Presented in part at the 55th American Society for Mass Spectrometry Conference, Indiana Convention Center, Indianapolis, IN, USA, June 3– 7, 2007.
Special Feature: Tutorial
Article first published online: 25 SEP 2008
Copyright © 2008 John Wiley & Sons, Ltd.
Journal of Mass Spectrometry
Volume 43, Issue 10, pages 1301–1319, October 2008
How to Cite
Barlow, C. K. and O'Hair, R. A. J. (2008), Gas-phase peptide fragmentation: how understanding the fundamentals provides a springboard to developing new chemistry and novel proteomic tools. J. Mass Spectrom., 43: 1301–1319. doi: 10.1002/jms.1469
Dedicated to Prof. John H. Bowie on the occasion of his 70th birthday and in recognition of his many important contributions to mass spectrometry including the gas-phase fragmentation chemistry of peptide anions.
Part 60 of the series ‘Gas Phase Ion Chemistry of Biomolecules’.
- Issue published online: 25 SEP 2008
- Article first published online: 25 SEP 2008
- Manuscript Accepted: 16 JUN 2008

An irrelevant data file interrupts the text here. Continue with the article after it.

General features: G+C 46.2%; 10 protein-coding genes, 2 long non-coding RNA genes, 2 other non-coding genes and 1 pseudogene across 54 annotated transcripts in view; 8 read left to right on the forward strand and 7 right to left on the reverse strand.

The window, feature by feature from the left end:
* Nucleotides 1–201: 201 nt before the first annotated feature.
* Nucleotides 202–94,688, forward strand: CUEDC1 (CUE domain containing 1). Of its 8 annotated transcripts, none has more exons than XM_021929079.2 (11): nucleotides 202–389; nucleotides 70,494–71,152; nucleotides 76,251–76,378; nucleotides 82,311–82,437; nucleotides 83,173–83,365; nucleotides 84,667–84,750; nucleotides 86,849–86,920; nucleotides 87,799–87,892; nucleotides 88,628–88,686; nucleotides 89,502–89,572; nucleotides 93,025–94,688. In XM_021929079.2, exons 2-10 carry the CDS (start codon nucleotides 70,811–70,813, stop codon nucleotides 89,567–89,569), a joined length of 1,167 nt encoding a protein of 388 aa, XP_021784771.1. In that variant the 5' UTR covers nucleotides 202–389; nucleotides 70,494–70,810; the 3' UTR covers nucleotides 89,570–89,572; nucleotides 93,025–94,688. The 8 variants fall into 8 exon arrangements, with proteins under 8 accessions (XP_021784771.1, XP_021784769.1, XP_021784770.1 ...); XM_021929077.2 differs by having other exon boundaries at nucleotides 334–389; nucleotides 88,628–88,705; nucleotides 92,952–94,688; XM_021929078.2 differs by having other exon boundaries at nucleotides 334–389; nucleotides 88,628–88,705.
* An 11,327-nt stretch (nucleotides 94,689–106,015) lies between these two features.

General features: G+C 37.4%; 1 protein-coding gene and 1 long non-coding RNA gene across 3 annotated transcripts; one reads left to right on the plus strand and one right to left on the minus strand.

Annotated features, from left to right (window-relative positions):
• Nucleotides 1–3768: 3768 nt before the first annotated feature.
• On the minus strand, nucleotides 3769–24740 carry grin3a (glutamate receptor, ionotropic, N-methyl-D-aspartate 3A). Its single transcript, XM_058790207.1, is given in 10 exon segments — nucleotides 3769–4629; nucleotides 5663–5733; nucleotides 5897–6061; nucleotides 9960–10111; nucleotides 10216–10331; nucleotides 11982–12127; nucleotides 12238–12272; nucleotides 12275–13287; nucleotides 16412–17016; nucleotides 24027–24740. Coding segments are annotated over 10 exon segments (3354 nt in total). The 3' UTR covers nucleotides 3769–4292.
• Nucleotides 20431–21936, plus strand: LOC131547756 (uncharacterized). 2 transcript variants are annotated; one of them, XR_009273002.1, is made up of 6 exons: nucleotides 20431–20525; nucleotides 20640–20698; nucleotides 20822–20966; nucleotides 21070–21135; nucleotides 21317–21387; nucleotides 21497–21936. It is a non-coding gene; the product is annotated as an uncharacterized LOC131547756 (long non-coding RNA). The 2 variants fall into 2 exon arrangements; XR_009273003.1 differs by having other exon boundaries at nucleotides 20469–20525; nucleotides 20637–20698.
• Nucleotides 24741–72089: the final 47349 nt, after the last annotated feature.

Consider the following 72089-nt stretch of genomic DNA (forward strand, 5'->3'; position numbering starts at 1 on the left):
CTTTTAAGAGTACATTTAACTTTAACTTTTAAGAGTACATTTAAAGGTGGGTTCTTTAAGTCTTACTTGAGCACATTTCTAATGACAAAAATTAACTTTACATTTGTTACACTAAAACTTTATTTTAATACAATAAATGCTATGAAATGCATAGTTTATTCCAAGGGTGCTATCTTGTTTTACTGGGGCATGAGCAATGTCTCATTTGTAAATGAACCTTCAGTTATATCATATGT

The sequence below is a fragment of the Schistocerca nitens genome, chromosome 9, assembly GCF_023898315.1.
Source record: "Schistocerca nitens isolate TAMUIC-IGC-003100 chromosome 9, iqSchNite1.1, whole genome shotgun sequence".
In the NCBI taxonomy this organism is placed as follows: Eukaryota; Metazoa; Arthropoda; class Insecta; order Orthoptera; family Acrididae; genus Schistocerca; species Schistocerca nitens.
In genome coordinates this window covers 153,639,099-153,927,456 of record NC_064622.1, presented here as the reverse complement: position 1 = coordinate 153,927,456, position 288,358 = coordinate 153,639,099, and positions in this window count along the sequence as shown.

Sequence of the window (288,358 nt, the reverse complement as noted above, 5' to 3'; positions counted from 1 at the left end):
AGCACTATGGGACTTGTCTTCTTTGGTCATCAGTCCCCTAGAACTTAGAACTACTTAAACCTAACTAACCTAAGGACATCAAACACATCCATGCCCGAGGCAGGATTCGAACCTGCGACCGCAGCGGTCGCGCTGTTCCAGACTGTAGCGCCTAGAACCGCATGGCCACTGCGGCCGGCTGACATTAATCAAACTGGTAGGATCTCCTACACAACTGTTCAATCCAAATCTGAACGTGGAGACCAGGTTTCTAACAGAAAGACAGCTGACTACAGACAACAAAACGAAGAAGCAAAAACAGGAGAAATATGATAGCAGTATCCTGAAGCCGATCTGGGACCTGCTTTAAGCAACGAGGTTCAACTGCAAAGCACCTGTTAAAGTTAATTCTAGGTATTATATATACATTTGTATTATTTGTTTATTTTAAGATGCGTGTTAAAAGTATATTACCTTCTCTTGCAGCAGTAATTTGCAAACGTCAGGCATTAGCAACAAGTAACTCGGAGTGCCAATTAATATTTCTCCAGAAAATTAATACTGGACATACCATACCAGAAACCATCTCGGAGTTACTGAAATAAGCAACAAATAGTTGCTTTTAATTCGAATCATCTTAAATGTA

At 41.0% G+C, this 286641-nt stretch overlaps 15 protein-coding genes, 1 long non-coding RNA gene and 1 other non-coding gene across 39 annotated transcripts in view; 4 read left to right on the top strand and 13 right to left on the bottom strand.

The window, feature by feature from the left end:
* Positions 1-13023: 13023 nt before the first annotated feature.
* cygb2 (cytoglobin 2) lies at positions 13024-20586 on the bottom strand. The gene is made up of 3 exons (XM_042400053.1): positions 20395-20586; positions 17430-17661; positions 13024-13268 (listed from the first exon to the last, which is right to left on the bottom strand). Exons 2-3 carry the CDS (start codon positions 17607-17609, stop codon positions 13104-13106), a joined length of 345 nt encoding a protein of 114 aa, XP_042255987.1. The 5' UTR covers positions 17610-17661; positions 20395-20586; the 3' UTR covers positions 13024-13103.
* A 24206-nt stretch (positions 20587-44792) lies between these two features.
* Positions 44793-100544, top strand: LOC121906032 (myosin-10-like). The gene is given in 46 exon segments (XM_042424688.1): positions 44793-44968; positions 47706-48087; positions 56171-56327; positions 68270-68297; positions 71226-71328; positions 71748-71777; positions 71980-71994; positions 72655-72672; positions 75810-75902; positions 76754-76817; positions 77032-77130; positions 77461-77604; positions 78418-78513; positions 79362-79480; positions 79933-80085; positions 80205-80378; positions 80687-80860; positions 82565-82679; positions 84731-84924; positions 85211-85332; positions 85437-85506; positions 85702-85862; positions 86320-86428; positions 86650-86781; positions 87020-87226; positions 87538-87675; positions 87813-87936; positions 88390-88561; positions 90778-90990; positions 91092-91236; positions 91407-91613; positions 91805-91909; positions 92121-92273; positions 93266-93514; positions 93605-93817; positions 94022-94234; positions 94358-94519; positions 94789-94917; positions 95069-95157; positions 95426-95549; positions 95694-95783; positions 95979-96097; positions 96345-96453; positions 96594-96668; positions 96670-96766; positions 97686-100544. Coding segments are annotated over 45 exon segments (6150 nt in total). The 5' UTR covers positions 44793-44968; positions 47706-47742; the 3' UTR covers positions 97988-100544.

- Manuscript Received: 10 APR 2008
- Australian Research Council
- collision-induced dissociation;
- electron transfer dissociation;
- disulfide bond;
- metal ions
This tutorial provides an overview of the evolution of some of the key concepts in the gas-phase fragmentation of different classes of peptide ions under various conditions [e.g. collision-induced dissociation (CID) and electron transfer dissociation (ETD)], and then demonstrates how these concepts can be used to develop new methods. For example, an understanding of the role of the mobile proton and neighboring group interactions in the fragmentation reactions of protonated peptides has led to the design of the ‘SELECT’ method. For ETD, a model based on the Landau–Zener theory reveals the role of both thermodynamic and geometric effects in the electron transfer from polyatomic reagent anions to multiply protonated peptides, and this predictive model has facilitiated the design of a new strategy to form ETD reagent anions from precursors generated via ESI. Finally, two promising, emerging areas of gas-phase ion chemistry of peptides are also described: (1) the design of new gas-phase radical chemistry to probe peptide structure, and (2) selective cleavage of disulfide bonds of peptides in the gas phase via various physicochemical approaches. Copyright © 2008 John Wiley & Sons, Ltd.